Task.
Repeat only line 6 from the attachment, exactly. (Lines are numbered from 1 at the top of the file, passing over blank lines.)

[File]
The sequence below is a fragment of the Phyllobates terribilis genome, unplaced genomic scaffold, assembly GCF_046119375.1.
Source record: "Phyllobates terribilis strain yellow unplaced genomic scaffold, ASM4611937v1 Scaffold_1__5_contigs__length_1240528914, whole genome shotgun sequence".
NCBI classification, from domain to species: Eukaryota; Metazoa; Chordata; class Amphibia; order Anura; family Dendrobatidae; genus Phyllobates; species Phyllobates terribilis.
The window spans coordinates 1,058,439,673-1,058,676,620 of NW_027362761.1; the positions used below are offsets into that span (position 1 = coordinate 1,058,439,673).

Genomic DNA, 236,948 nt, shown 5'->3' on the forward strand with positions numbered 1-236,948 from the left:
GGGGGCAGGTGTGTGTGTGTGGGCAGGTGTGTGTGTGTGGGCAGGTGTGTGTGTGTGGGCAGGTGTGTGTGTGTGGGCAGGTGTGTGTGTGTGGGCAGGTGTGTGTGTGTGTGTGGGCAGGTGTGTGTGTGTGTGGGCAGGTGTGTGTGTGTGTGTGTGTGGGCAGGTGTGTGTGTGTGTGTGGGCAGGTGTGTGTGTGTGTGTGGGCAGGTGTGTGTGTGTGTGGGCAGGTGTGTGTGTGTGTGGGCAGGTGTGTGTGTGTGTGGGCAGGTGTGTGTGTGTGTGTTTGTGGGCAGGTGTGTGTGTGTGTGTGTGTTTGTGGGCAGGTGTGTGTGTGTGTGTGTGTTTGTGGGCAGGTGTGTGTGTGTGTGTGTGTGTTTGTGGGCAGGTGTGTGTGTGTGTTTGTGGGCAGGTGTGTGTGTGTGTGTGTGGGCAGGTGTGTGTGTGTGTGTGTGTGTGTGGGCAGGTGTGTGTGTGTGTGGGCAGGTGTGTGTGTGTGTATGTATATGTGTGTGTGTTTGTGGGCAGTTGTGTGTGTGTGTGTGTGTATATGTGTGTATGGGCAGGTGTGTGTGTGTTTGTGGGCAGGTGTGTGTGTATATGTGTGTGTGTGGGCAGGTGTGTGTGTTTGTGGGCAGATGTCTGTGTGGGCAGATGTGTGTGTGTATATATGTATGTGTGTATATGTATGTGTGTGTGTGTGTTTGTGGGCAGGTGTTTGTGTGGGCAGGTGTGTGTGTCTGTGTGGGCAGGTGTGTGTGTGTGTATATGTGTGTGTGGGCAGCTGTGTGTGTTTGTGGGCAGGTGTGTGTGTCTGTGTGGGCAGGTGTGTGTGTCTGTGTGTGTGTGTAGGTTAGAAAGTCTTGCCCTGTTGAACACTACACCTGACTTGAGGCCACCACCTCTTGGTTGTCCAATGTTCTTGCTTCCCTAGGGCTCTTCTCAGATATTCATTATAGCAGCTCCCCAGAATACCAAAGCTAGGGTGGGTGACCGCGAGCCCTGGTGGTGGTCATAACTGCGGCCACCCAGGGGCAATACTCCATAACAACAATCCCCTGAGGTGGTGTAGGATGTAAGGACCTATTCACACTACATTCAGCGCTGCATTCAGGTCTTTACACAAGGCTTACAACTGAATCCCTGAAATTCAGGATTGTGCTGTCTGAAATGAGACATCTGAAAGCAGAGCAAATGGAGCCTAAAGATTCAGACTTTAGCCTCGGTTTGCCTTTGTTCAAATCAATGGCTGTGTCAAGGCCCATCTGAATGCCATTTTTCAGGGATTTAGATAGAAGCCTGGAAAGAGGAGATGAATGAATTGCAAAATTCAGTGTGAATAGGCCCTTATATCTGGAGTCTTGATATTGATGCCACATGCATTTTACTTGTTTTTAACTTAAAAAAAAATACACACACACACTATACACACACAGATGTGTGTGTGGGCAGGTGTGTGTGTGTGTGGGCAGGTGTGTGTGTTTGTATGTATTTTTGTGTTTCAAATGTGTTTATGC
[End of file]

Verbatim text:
GGGGGCAGGTGTGTGTGTGTGGGCAGGTGTGTGTGTGTGGGCAGGTGTGTGTGTGTGGGCAGGTGTGTGTGTGTGGGCAGGTGTGTGTGTGTGGGCAGGTGTGTGTGTGTGTGTGGGCAGGTGTGTGTGTGTGTGGGCAGGTGTGTGTGTGTGTGTGTGTGGGCAGGTGTGTGTGTGTGTGTGGGCAGGTGTGTGTGTGTGTGTGGGCAGGTGTGTGTGTGTGTGGGCAGGTGTGTGTGTGTGTGGGCAGGTGTGTGTGTGTGTGGGCAGGTGTGTGTGTGTGTGTTTGTGGGCAGGTGTGTGTGTGTGTGTGTGTTTGTGGGCAGGTGTGTGTGTGTGTGTGTGTTTGTGGGCAGGTGTGTGTGTGTGTGTGTGTGTTTGTGGGCAGGTGTGTGTGTGTGTTTGTGGGCAGGTGTGTGTGTGTGTGTGTGGGCAGGTGTGTGTGTGTGTGTGTGTGTGTGGGCAGGTGTGTGTGTGTGTGGGCAGGTGTGTGTGTGTGTATGTATATGTGTGTGTGTTTGTGGGCAGTTGTGTGTGTGTGTGTGTGTATATGTGTGTATGGGCAGGTGTGTGTGTGTTTGTGGGCAGGTGTGTGTGTATATGTGTGTGTGTGGGCAGGTGTGTGTGTTTGTGGGCAGATGTCTGTGTGGGCAGATGTGTGTGTGTATATATGTATGTGTGTATATGTATGTGTGTGTGTGTGTTTGTGGGCAGGTGTTTGTGTGGGCAGGTGTGTGTGTCTGTGTGGGCAGGTGTGTGTGTGTGTATATGTGTGTGTGGGCAGCTGTGTGTGTTTGTGGGCAGGTGTGTGTGTCTGTGTGGGCAGGTGTGTGTGTCTGTGTGTGTGTGTAGGTTAGAAAGTCTTGCCCTGTTGAACACTACACCTGACTTGAGGCCACCACCTCTTGGTTGTCCAATGTTCTTGCTTCCCTAGGGCTCTTCTCAGATATTCATTATAGCAGCTCCCCAGAATACCAAAGCTAGGGTGGGTGACCGCGAGCCCTGGTGGTGGTCATAACTGCGGCCACCCAGGGGCAATACTCCATAACAACAATCCCCTGAGGTGGTGTAGGATGTAAGGACCTATTCACACTACATTCAGCGCTGCATTCAGGTCTTTACACAAGGCTTACAACTGAATCCCTGAAATTCAGGATTGTGCTGTCTGAAATGAGACATCTGAAAGCAGAGCAAATGGAGCCTAAAGATTCAGACTTTAGCCTCGGTTTGCCTTTGTTCAAATCAATGGCTGTGTCAAGGCCCATCTGAATGCCATTTTTCAGGGATTTAGATAGAAGCCTGGAAAGAGGAGATGAATGAATTGCAAAATTCAGTGTGAATAGGCCCTTATATCTGGAGTCTTGATATTGATGCCACATGCATTTTACTTGTTTTTAACTTAAAAAAAAATACACACACACACTATACACACACAGATGTGTGTGTGGGCAGGTGTGTGTGTGTGTGGGCAGGTGTGTGTGTTTGTATGTATTTTTGTGTTTCAAATGTGTTTATGC